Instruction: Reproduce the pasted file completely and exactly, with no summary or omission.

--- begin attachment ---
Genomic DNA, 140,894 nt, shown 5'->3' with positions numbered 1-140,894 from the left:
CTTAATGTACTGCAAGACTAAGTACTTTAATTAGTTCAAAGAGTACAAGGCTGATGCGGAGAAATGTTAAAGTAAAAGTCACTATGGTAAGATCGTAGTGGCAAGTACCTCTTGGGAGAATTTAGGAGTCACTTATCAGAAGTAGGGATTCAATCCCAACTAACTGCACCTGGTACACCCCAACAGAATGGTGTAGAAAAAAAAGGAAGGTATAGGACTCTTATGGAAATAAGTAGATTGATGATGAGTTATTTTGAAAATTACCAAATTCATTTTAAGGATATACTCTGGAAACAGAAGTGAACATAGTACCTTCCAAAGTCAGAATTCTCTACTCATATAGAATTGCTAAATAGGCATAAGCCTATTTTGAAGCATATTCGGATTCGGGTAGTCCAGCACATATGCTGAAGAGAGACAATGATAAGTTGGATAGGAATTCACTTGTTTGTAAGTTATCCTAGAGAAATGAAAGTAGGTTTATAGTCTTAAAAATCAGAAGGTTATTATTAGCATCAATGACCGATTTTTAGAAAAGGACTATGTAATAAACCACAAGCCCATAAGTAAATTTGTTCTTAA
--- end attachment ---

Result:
Genomic DNA, 140,894 nt, shown 5'->3' with positions numbered 1-140,894 from the left:
CTTAATGTACTGCAAGACTAAGTACTTTAATTAGTTCAAAGAGTACAAGGCTGATGCGGAGAAATGTTAAAGTAAAAGTCACTATGGTAAGATCGTAGTGGCAAGTACCTCTTGGGAGAATTTAGGAGTCACTTATCAGAAGTAGGGATTCAATCCCAACTAACTGCACCTGGTACACCCCAACAGAATGGTGTAGAAAAAAAAGGAAGGTATAGGACTCTTATGGAAATAAGTAGATTGATGATGAGTTATTTTGAAAATTACCAAATTCATTTTAAGGATATACTCTGGAAACAGAAGTGAACATAGTACCTTCCAAAGTCAGAATTCTCTACTCATATAGAATTGCTAAATAGGCATAAGCCTATTTTGAAGCATATTCGGATTCGGGTAGTCCAGCACATATGCTGAAGAGAGACAATGATAAGTTGGATAGGAATTCACTTGTTTGTAAGTTATCCTAGAGAAATGAAAGTAGGTTTATAGTCTTAAAAATCAGAAGGTTATTATTAGCATCAATGACCGATTTTTAGAAAAGGACTATGTAATAAACCACAAGCCCATAAGTAAATTTGTTCTTAA